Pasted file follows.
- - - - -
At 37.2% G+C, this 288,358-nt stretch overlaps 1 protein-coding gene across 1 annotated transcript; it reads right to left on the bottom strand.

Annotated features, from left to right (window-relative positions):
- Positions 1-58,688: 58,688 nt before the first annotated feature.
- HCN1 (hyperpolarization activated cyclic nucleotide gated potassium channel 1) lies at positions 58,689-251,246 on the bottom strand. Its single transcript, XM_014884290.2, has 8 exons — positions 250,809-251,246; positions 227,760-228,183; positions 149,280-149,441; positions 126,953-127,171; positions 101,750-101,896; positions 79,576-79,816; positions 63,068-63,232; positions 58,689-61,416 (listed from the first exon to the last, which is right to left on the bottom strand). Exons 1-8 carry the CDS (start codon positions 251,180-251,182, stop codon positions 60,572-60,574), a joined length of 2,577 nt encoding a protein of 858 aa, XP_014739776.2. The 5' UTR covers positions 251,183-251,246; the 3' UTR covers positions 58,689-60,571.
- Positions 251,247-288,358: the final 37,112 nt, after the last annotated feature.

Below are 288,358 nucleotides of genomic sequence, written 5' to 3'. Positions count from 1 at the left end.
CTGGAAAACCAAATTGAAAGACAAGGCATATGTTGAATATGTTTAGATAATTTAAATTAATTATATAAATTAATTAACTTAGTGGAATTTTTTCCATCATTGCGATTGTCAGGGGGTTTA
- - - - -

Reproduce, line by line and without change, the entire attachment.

At 37.2% G+C, this 288,358-nt stretch overlaps 1 protein-coding gene across 1 annotated transcript; it reads right to left on the bottom strand.

Annotated features, from left to right (window-relative positions):
- Positions 1-58,688: 58,688 nt before the first annotated feature.
- HCN1 (hyperpolarization activated cyclic nucleotide gated potassium channel 1) lies at positions 58,689-251,246 on the bottom strand. Its single transcript, XM_014884290.2, has 8 exons — positions 250,809-251,246; positions 227,760-228,183; positions 149,280-149,441; positions 126,953-127,171; positions 101,750-101,896; positions 79,576-79,816; positions 63,068-63,232; positions 58,689-61,416 (listed from the first exon to the last, which is right to left on the bottom strand). Exons 1-8 carry the CDS (start codon positions 251,180-251,182, stop codon positions 60,572-60,574), a joined length of 2,577 nt encoding a protein of 858 aa, XP_014739776.2. The 5' UTR covers positions 251,183-251,246; the 3' UTR covers positions 58,689-60,571.
- Positions 251,247-288,358: the final 37,112 nt, after the last annotated feature.

Below are 288,358 nucleotides of genomic sequence, written 5' to 3'. Positions count from 1 at the left end.
CTGGAAAACCAAATTGAAAGACAAGGCATATGTTGAATATGTTTAGATAATTTAAATTAATTATATAAATTAATTAACTTAGTGGAATTTTTTCCATCATTGCGATTGTCAGGGGGTTTA